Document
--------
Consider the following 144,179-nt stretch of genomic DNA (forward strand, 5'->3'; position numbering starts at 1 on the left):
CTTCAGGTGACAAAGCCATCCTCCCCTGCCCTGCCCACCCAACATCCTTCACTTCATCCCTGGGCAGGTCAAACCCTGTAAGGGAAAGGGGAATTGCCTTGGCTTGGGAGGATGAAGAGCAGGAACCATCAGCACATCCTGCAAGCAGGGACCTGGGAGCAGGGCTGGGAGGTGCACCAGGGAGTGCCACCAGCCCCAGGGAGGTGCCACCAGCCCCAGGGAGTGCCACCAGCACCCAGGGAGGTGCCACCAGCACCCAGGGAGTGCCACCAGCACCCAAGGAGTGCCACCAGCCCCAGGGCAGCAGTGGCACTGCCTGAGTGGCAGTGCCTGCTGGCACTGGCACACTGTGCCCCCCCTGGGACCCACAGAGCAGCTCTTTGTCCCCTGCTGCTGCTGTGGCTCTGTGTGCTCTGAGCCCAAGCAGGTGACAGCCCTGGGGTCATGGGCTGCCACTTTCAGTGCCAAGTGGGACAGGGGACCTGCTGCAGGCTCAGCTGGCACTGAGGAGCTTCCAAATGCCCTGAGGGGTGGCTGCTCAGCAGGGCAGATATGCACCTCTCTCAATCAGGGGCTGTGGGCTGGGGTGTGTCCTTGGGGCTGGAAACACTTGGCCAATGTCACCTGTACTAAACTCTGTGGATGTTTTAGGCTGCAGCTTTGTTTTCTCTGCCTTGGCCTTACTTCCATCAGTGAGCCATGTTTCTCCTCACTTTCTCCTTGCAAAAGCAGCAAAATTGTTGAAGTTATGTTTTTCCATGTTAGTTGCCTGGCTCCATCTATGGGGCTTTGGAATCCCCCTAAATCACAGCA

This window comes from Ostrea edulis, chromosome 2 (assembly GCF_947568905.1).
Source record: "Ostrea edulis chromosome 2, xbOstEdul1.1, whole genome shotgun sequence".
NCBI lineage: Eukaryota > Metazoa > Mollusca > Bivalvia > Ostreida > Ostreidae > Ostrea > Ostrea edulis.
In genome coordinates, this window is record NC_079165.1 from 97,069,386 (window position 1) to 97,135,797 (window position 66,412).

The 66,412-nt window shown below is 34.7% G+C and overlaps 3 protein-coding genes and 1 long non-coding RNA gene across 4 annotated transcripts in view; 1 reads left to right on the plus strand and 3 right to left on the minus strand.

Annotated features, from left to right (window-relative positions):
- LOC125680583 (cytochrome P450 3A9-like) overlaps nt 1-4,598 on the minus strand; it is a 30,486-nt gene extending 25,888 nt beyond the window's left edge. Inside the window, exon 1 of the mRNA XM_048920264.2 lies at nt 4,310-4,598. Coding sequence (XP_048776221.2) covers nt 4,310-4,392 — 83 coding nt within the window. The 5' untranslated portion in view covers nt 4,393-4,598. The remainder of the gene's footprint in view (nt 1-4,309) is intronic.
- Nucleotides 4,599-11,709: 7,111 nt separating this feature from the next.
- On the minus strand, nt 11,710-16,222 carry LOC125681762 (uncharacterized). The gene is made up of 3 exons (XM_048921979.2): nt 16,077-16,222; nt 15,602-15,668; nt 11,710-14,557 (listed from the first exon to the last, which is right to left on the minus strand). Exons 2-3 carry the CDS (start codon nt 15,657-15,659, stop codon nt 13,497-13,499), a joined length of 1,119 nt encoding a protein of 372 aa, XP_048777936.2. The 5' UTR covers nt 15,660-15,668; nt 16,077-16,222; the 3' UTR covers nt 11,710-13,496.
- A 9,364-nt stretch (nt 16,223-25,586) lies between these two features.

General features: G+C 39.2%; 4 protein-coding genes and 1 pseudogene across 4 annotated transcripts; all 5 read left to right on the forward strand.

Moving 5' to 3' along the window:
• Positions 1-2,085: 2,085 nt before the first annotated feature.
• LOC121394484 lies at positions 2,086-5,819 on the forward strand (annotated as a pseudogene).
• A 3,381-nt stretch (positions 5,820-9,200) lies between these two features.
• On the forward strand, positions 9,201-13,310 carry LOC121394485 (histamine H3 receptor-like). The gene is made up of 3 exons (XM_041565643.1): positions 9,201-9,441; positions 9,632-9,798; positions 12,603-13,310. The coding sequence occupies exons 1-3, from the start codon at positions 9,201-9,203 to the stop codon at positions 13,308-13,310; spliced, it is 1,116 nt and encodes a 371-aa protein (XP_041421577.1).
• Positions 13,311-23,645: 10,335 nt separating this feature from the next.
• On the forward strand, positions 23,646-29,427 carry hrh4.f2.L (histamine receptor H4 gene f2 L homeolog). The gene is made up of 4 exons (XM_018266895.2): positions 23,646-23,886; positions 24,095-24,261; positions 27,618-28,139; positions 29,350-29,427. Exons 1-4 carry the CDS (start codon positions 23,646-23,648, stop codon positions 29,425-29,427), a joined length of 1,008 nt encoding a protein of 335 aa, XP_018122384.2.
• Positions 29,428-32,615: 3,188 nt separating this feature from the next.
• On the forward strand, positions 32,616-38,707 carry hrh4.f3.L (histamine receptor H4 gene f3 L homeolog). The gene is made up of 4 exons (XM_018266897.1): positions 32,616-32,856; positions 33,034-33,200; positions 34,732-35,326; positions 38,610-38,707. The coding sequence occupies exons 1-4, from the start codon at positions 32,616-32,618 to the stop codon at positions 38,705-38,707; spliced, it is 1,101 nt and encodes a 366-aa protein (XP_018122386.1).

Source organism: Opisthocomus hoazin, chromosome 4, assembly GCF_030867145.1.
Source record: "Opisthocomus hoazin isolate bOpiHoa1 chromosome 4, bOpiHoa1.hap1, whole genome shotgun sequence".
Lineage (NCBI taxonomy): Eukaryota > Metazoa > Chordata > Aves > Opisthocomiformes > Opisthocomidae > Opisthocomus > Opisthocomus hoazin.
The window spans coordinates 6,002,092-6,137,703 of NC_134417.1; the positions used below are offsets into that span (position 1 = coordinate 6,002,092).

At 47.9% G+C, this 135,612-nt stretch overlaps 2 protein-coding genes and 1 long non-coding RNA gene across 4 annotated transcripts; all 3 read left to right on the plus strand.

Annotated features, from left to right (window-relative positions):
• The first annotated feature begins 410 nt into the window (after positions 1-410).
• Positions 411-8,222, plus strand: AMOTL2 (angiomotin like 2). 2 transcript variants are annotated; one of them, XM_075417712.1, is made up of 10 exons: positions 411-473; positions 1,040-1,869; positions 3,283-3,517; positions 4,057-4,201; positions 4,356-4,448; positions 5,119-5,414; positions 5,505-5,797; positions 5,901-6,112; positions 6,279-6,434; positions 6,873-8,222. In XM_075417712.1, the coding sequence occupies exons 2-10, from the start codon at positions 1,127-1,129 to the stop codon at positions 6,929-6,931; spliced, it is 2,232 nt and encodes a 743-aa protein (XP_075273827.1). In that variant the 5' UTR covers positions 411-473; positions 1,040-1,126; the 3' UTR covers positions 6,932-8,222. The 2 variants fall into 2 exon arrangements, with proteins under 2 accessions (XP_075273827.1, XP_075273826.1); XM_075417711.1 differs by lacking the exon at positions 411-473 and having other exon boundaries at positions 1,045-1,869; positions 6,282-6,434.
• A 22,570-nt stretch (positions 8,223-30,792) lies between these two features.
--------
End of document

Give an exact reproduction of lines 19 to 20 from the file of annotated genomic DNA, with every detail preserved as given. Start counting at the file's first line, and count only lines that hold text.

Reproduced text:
• Positions 13,311-23,645: 10,335 nt separating this feature from the next.
• On the forward strand, positions 23,646-29,427 carry hrh4.f2.L (histamine receptor H4 gene f2 L homeolog). The gene is made up of 4 exons (XM_018266895.2): positions 23,646-23,886; positions 24,095-24,261; positions 27,618-28,139; positions 29,350-29,427. Exons 1-4 carry the CDS (start codon positions 23,646-23,648, stop codon positions 29,425-29,427), a joined length of 1,008 nt encoding a protein of 335 aa, XP_018122384.2.